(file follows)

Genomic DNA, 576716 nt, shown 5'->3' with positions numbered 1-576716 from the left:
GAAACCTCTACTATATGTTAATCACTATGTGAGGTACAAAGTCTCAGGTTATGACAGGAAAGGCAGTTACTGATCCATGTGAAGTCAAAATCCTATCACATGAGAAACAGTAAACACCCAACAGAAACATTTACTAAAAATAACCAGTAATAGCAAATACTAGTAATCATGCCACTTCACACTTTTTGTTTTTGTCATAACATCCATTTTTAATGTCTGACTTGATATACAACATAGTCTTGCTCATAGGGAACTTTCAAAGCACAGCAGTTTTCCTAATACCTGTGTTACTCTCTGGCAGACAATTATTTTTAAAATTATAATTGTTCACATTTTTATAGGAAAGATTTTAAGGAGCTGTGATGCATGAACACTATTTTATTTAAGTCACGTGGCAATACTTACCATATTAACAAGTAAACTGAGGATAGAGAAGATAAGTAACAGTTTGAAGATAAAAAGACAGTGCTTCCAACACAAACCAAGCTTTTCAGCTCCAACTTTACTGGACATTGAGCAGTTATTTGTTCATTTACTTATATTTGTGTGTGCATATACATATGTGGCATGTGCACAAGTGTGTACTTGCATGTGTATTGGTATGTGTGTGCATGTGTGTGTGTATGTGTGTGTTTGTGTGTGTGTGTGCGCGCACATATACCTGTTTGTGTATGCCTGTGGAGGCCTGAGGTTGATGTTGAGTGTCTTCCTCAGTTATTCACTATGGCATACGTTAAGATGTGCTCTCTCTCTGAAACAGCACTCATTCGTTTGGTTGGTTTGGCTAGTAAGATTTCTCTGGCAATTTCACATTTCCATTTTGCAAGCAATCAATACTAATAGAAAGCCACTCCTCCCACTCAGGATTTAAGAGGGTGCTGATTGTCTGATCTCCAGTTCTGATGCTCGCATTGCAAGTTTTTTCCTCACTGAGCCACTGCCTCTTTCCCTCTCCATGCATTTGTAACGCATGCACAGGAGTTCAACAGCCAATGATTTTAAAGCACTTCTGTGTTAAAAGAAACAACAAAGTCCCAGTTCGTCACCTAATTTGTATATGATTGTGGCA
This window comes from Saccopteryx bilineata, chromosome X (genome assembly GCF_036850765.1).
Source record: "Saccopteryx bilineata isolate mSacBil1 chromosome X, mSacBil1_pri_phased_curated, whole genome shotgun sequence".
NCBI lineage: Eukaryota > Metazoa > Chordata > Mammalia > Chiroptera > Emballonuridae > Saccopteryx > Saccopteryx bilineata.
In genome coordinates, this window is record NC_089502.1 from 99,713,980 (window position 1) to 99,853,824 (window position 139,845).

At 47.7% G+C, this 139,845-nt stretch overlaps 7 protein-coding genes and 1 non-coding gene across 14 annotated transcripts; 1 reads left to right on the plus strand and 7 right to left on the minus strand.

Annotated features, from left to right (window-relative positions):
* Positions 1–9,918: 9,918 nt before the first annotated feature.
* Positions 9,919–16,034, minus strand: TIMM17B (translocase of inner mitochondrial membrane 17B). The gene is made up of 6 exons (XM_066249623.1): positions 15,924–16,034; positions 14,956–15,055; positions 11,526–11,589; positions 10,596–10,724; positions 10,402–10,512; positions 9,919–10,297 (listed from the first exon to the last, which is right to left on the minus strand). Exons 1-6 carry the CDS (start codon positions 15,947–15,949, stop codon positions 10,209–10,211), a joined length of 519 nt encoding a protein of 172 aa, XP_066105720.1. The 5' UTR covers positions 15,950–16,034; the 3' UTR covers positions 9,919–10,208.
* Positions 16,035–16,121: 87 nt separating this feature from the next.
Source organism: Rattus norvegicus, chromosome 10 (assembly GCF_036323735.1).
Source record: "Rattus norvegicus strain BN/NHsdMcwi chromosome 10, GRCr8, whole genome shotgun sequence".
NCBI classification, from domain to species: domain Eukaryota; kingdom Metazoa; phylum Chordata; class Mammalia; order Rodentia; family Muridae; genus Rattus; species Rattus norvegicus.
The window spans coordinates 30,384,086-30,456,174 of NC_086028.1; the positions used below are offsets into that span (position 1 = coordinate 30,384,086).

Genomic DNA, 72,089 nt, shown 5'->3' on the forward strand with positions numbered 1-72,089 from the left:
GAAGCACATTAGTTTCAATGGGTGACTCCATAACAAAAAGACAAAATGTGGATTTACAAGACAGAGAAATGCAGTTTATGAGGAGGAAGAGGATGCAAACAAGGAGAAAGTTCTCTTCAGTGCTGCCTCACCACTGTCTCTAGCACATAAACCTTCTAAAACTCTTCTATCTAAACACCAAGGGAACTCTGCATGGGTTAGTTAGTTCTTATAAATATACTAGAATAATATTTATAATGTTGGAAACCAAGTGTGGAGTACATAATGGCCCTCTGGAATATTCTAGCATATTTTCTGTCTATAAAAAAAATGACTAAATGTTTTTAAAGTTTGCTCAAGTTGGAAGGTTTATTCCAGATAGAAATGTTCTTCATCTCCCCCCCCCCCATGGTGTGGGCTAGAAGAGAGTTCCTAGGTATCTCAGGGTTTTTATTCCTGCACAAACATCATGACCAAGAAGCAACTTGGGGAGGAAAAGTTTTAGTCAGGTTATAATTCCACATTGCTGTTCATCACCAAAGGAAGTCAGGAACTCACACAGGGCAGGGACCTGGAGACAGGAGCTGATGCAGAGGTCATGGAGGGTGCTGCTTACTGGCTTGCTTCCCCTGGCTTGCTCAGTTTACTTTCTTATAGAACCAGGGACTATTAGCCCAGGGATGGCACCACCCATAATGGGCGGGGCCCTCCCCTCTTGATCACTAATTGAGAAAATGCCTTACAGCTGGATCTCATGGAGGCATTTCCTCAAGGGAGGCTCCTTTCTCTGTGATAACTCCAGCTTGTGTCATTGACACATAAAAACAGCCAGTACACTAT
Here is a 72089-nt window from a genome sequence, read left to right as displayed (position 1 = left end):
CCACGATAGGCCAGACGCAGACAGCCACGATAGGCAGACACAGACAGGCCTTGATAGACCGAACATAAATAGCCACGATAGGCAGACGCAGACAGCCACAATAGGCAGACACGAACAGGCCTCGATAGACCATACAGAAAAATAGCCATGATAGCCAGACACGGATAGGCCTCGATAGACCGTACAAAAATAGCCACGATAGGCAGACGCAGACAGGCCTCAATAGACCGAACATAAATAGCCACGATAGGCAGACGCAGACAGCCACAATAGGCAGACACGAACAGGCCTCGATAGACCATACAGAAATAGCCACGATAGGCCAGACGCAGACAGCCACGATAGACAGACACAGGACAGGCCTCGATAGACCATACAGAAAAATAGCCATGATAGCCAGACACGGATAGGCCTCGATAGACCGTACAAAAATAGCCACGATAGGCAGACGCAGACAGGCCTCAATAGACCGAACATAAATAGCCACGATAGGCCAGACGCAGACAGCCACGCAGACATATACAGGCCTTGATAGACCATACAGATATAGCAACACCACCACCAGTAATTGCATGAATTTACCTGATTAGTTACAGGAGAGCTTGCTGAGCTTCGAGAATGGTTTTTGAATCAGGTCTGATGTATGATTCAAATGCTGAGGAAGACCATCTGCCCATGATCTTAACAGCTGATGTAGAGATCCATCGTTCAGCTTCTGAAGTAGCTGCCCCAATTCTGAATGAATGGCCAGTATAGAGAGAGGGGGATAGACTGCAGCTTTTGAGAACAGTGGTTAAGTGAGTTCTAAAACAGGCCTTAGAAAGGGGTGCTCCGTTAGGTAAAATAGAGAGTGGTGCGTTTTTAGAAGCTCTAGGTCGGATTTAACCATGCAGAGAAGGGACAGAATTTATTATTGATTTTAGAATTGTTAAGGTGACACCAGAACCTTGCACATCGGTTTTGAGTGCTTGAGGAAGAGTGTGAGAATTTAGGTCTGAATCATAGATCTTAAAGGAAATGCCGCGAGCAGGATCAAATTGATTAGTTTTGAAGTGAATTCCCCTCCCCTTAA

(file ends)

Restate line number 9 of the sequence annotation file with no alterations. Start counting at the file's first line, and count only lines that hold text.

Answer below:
* Positions 1–9,918: 9,918 nt before the first annotated feature.